E. Gary Gygax, the man who invented Dungeons and Dragons died yesterday. Rumor his it that he was not eaten by a red dragon.
I started playing D&D back in 1976. The original rules were published in 1974, by Gary Gygax and Dave Arneson. However my fellow gamers and I didn't waste much time on Gary Gygax's version of D&D. We very quickly bastardized several different gaming systems to make our own version of the D&D which we played all through college. Yes, I was a total geek in college, you didn't think I started acting this way just recently did you?
Once I got out of college I got a chance to try playing regular old Advanced Dungeons and Dragons the way E. Gary Gygax intended it to be played. I hated it. But for three years it was the only game in town because none of the gamers in Amarillo TX were willing to try the system my friends and I had used in college. So for three years I languished in Gygax hell.
When I moved to Ridgecrest I was reunited with one of my old gaming buddies and I immediately joined in the gaming group that he was playing in. Getting back to the good old system from my college days was like a breath of fresh air. Gaming was fun again. Then we discovered a role playing game called Runequest and we never looked back. We played role playing games every Friday night for anywhere from 5 to 10 hours.
During the 18 year period from 1976 to 1994 I suspect the only thing I spent more time on than playing role playing games was work, but only because I had to do it 8 to 9 hours a day.
In the early 90s things started changing around here. Many members of our gaming group moved away. We tried bring guys into replace them but they were too Advanced Dungeons and Dragons oriented. In order to play Runequest, or our old made up version of D&D you had to be willing to role play and to think. You couldn't solve every problem by killing everything that moved. After several years of struggling with Gygaxian gamers who were only interested in playing AD&D I finally gave up and quit the group.
This was a total cold turkey split for me. No 12 steps, no patches, no programs. I went home filled three boxes with every piece of role playing paper or information I owned and shoved them into the corner of the attic, where they languish to this day.
I should dig some of that stuff out some day. I may have a few books in there that could have some resale value. In the late 80s my gaming group and I went to the Origins Gaming Convention in Los Angeles. On a total lark, we all entered the AD&D tournament they were having. I decided to not take the game very seriously and was just trying to entertain the the other players at the table. I think I succeeded marvelously. By the time the tournament ended I had most of the onlookers giggling and muttering "I can't believe he said, or did that." Without even trying I finished up the tournament in second place. Later I was wondering around in the market room trying to figure out what to spend my winnings on when E. Gary Gygax put in an appearance. Immediately all my friends started insisting that I use my winnings to buy the latest AD&D book that had been released and then get E. Gary Gygax to autograph it.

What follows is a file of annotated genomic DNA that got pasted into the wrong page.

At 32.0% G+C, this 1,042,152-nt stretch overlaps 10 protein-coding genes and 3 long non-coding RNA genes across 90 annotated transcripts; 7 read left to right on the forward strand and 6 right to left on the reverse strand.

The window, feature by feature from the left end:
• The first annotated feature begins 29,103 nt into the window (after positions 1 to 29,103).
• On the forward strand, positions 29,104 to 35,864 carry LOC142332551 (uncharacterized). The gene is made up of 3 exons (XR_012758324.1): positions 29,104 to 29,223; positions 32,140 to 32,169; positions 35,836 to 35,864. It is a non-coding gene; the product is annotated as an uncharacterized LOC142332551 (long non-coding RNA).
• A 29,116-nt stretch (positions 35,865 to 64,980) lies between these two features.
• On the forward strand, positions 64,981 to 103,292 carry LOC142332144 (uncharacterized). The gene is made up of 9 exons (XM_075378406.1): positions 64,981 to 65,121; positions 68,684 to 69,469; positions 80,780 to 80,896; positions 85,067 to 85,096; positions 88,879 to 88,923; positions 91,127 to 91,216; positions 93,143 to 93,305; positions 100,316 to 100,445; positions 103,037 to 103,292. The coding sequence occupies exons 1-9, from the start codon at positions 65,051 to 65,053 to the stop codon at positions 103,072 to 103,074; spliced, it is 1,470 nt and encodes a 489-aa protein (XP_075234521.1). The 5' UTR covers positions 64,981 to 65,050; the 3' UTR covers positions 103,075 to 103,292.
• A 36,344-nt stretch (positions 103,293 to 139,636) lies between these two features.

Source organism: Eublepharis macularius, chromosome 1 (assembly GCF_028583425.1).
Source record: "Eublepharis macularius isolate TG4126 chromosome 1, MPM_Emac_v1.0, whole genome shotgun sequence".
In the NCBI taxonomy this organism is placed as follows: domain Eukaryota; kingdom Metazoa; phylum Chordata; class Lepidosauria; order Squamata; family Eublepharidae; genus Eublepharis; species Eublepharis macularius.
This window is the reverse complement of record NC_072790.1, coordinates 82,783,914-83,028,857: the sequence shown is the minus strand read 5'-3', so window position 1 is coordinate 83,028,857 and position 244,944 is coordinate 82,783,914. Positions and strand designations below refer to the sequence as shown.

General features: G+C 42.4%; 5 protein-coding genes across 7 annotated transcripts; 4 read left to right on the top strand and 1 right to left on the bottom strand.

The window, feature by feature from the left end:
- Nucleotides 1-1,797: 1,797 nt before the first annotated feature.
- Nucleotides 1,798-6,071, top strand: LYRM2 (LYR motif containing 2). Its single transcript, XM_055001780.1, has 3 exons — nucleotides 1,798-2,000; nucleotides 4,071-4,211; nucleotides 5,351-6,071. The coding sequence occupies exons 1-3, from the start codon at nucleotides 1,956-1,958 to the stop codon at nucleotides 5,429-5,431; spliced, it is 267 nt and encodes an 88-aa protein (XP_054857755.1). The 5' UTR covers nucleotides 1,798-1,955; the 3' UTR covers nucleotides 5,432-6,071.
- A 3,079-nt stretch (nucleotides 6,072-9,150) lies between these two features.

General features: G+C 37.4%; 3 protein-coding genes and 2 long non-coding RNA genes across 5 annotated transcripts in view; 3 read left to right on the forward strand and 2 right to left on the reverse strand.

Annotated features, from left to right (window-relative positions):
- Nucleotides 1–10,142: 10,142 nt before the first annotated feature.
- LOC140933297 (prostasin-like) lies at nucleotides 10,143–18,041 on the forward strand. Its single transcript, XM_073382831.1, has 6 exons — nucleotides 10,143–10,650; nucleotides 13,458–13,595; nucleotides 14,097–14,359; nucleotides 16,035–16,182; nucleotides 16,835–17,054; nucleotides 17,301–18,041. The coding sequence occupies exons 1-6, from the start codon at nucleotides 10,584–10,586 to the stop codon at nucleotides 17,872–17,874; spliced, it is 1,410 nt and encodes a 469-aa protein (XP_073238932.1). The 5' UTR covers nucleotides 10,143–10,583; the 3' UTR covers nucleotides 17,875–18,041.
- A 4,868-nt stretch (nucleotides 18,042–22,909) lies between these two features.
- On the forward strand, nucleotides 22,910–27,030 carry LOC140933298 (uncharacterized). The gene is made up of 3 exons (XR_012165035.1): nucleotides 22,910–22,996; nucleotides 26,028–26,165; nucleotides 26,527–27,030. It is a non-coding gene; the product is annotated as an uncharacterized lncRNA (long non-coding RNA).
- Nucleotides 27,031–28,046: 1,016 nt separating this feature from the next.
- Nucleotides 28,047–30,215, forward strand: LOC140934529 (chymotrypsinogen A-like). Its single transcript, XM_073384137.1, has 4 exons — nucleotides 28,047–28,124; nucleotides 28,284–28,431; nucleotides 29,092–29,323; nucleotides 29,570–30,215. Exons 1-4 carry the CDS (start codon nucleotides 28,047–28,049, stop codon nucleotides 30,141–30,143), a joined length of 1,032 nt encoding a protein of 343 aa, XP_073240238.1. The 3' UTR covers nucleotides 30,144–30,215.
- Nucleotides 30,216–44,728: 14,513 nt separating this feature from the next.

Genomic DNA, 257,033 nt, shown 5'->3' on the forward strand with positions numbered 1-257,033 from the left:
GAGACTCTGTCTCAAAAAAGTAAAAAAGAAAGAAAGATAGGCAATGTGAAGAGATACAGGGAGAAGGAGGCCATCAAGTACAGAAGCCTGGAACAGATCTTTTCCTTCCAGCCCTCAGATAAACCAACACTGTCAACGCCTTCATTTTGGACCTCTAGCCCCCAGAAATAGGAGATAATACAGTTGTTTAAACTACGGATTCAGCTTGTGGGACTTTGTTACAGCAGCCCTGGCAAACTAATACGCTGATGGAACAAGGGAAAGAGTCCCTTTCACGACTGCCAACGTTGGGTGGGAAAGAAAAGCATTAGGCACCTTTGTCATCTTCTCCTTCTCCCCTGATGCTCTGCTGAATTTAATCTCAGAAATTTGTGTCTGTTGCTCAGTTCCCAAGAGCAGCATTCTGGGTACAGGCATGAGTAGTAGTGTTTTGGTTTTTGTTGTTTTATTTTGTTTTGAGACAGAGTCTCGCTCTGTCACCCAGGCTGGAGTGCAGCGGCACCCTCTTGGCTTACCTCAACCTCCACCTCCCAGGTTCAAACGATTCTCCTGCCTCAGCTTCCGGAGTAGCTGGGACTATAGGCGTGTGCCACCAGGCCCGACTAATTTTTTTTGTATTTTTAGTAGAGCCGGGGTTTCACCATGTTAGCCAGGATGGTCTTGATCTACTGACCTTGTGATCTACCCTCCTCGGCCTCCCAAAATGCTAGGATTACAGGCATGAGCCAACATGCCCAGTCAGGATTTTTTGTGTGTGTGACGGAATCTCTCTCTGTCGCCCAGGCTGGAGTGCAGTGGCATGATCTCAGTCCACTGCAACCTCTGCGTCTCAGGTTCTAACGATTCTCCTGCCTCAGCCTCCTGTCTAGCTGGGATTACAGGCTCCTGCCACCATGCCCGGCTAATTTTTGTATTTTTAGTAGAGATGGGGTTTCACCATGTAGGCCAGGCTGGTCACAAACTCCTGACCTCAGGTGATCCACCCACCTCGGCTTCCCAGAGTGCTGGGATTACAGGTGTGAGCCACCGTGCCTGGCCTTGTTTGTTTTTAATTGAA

I have never been a big fan of stars. I'm not a autograph seeker. In my lifetime I only ever collected a few autographs. I met Rory Calhoun in a restaurant in Rapid City when I was a kid. I got to meet George McGovern when he was running for president. I got to say Hi to Ken Curtis one year at Frontier Days in Cheyenne. I have a baseball signed by the Oakland A's team including Vita Blue, J Catfish Hunter and Reggie Jackson. The only autograph I have that I really enjoy having is a hand written note and a signed copy of Chicago's Night and Day album, signed by Jason Scheff, the base player.
But in most instances I found that meeting some famous person to be kind of a letdown. They never seemed to live up to everyone else's expectations. E. Gary Gygax was no exception. I picked up my book and my friends shoved me over next to him where he was having his picture taken with one of the Convention organizers. As I held out the book, he glanced at me and snapped "I don't have time for autograghs." So I used that opportunity to try and escape what I found to be a very uncomfortable situation. But before I could shoulder my way through the crowd the convention organizer grabbed my arm and told Gygax, "Gary, you will love this guy, he placed second in the AD&D tournament and had everyone in stitches in the process."
E. Gary Gygax gave me a bit of a fish-eye stare, then snatched the book out of my hand, scribbled his name inside the cover and handed it back to me with a muttered "nice job kid." Then he walked away, taking the enormous crowd of admirers with him.
I went home, tossed the book on a shelf when it sat untouched until it ended up in a box in the attic with the rest of my role playing stuff. I don't even remember what book it was. I only knew it was a hardback AD&D book that I was never going to use to play games.
In the end I should say something nice about the recently deceased Mr. Gygax. I didn't like his game and I didn't like him. But he did create a game that got me and my friends started on a hobby that caused us to waste 1000s of hours over the years. Certainly I could have used that time to do more constructive things. But what the heck, I had fun. Sure it was geek fun, but even geeks are allowed to have fun occasionally, aren't they?